I recently spoke with a college professor about issues of intelligence and college. His experience suggested to him that college can change the way you think, and can provide you with a much greater base of information upon which to make your decisions, but it doesn't make you smarter. (That is in no way a suggestion that the "less smart" can't derive significant benefits from a college education.) He also suggested that the researchers were missing the mark - that perhaps the question they should be asking is not "how well do the students do in college", but "how well do the students do after college, and how does their performance in college correlate to real-world success?" Many of the most successful people, it seems, didn't fare all that well in college (and, in many cases, probably would score in the "average" range on IQ tests.) Many people with high IQ's and great college grades perform in a manner that some would say is "below their potential", or which others might say is more in accord with their interests than with maximizing financial or career success.
Also, while those advocating reform of the British system could benefit from looking at what works (and doesn't work) in our university system, we could benefit from examining what the British have done. Our high schools underserve a great many students - both granting diplomas to students whose skill sets are considerably below what should justify a high school diploma, and in some cases failing to offer an environment conducive to learning. The typical "reform" is to institute standardized test after standardized test in a seemingly futile quest to "raise school quality". While music and art programs are slashed, expensive sports programs are justified on the claim that they entice certain kids to stay in school (when they would otherwise drop out). In our culture of "everybody passes", it appears to be virtually impossible for a high school student who attends class on a reasonably consistent basis and takes the required examinations to fail a class.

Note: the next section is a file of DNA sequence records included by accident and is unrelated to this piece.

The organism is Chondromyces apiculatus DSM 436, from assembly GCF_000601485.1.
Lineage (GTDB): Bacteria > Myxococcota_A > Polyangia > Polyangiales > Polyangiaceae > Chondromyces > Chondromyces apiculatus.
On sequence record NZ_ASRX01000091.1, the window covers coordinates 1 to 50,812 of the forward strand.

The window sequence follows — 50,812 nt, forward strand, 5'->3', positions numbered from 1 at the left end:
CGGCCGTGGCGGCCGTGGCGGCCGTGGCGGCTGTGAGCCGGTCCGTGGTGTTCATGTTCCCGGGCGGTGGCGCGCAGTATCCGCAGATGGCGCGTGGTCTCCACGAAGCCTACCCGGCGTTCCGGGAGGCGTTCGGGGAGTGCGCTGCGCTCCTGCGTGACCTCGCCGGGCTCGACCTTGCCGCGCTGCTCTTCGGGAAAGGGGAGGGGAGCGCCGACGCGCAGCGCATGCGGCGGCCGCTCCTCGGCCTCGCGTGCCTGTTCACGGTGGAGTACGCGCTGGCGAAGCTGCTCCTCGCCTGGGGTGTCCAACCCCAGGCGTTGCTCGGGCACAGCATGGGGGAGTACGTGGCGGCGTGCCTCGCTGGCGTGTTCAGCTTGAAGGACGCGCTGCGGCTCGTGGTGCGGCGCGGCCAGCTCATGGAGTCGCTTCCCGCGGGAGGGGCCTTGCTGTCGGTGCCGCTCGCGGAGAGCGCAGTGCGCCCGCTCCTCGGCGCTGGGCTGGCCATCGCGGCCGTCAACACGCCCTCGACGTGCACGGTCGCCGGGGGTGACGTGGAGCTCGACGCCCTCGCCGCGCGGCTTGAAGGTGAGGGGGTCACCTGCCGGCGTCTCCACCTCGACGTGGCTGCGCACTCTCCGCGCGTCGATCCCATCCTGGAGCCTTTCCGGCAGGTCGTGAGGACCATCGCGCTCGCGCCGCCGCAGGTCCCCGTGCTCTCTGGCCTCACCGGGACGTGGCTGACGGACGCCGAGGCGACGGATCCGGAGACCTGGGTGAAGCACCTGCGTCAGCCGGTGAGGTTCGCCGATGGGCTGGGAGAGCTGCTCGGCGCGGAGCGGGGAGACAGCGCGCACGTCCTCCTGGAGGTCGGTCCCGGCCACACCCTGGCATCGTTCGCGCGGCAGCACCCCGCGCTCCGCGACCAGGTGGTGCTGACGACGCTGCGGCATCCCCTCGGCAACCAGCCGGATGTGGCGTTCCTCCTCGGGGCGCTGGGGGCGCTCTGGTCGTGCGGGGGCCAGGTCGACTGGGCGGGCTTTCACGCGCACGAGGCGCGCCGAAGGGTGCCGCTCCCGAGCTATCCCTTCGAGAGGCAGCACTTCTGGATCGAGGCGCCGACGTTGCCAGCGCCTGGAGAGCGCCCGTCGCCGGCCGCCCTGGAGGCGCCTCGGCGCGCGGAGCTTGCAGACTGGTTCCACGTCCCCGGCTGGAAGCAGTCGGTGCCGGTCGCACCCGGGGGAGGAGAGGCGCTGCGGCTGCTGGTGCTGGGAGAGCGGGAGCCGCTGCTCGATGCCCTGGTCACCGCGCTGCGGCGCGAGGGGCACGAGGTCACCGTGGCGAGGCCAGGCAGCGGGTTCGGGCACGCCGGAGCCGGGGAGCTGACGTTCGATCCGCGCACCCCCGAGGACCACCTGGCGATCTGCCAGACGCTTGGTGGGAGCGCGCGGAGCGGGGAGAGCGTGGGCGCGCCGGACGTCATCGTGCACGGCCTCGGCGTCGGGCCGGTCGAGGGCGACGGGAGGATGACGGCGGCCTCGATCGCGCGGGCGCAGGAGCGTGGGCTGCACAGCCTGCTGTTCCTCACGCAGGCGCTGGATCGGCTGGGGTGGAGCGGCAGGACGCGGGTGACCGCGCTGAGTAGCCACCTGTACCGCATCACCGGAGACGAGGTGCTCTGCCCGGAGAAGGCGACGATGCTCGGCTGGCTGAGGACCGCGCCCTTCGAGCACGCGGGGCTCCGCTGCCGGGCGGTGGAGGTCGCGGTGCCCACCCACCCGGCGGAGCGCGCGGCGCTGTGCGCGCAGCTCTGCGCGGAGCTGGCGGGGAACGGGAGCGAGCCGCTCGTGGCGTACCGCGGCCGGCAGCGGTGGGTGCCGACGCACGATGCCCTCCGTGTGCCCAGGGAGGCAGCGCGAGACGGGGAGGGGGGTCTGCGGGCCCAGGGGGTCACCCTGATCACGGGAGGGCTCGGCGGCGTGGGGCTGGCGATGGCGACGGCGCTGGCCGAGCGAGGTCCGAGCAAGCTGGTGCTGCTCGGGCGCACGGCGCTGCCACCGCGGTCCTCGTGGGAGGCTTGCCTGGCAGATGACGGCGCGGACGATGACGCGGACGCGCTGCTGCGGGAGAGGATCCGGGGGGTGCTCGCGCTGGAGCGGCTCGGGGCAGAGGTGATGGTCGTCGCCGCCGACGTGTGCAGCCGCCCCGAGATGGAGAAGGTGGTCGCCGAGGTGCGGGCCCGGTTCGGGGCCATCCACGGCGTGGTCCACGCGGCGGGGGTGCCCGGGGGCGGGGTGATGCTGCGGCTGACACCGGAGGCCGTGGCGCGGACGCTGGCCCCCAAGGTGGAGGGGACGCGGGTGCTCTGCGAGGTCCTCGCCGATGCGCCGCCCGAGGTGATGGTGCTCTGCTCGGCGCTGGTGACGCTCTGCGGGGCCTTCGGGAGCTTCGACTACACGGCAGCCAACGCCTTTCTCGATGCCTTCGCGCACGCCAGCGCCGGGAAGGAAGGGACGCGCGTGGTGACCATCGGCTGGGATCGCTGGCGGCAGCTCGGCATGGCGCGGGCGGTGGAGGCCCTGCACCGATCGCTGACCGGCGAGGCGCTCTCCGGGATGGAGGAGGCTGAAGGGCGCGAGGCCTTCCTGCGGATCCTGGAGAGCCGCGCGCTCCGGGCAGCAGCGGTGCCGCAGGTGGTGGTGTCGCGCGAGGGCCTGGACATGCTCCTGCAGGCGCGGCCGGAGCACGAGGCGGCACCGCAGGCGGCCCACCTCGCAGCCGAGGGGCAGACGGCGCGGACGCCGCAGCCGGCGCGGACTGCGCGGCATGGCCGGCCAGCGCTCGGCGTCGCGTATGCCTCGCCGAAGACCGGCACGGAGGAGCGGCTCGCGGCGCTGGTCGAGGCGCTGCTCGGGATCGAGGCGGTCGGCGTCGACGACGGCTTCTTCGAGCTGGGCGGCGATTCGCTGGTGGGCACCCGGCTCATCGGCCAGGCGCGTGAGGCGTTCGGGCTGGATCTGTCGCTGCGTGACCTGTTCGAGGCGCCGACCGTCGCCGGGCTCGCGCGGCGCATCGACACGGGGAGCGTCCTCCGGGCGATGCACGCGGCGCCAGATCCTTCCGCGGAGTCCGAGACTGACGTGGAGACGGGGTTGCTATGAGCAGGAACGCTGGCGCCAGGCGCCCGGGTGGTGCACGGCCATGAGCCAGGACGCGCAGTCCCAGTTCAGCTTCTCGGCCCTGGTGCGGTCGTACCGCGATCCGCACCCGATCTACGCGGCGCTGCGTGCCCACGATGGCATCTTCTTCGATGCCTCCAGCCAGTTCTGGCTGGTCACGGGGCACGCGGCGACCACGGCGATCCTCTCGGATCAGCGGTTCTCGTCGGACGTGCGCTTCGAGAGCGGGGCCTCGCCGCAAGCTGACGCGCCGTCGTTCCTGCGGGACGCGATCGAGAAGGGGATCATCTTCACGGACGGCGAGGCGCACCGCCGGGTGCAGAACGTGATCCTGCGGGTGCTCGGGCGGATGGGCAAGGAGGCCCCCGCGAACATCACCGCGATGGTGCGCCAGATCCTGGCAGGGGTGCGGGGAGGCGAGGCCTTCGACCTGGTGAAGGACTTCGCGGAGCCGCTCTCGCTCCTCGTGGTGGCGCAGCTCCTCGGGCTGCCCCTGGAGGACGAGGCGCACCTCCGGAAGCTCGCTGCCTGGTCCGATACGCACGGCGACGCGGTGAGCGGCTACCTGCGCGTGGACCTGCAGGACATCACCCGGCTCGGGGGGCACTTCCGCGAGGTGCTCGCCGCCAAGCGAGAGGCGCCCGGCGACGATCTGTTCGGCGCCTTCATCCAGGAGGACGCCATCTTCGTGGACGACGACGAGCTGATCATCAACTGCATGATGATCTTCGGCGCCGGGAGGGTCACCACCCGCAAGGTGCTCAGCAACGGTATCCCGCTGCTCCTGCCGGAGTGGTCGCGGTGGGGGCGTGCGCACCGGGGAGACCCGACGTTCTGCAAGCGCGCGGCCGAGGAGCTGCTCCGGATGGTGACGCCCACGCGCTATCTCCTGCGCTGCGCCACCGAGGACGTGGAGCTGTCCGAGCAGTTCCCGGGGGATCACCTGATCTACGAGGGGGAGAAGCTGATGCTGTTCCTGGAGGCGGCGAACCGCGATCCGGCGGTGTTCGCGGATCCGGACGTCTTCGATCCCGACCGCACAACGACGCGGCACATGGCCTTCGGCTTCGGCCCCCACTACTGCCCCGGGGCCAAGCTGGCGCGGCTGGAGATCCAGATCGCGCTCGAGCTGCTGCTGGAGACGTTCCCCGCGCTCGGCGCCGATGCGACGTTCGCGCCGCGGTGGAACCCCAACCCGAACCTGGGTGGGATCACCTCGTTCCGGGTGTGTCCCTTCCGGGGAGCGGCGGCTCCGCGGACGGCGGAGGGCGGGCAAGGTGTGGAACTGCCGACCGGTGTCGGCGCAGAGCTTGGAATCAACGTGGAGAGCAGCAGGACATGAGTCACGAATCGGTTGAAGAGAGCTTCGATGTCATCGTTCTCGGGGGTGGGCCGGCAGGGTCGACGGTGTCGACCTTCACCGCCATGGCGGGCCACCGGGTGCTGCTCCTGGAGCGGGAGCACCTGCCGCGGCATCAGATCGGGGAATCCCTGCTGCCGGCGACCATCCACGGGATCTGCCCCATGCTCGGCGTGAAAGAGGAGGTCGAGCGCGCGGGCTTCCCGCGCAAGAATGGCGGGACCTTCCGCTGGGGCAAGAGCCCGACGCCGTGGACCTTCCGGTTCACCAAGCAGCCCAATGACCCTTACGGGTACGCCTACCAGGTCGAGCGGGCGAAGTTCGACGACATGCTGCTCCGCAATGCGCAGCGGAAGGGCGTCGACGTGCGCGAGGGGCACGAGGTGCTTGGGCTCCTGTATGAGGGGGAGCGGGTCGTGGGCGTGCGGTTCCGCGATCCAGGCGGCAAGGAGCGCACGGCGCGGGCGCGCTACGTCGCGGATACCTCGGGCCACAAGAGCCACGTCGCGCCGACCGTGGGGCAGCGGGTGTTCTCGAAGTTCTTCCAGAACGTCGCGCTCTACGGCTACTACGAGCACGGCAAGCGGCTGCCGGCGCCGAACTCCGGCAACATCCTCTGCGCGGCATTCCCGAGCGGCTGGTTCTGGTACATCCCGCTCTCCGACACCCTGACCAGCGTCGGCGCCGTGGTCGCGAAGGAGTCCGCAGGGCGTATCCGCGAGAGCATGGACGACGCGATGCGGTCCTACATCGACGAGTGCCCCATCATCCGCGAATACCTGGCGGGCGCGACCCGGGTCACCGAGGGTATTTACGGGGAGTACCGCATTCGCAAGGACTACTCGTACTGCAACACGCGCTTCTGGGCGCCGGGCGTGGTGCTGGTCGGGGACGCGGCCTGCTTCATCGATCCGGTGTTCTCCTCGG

When we hear politicians complaining that high school students are being issued "meaningless" diplomas, perhaps the problem is less with the diploma and more with our fear of being "elitist". Perhaps the kids who supposedly can only be enticed to sit through classes for the reward of being on the football team would be better served by an education which focuses on practical, vocational skills. Is it more "elitist" to pretend that everybody is college material and that everybody should go to a university - or to recognize that not everybody is university material, that not everybody wants to go to a university, and that by incorporating a significant vocational element into the last two years of high school for those who want it, we can do a great deal both to improve their preparedness for the job market upon graduation, and provide a better learning environment for the kids who anticipate pursuing higher education.
The unfortunate trend in this nation seems to be to transform the senior year of high school into a joke - something you attend because you have to, but which has no real academic significance. Perhaps tracking college-bound kids into a more academic track could reverse that unfortunate trend. It is painful to learn that the "it's cool to be dumb" culture of many high schools is now affecting colleges. Is that really the direction we want our nation's public education system to head?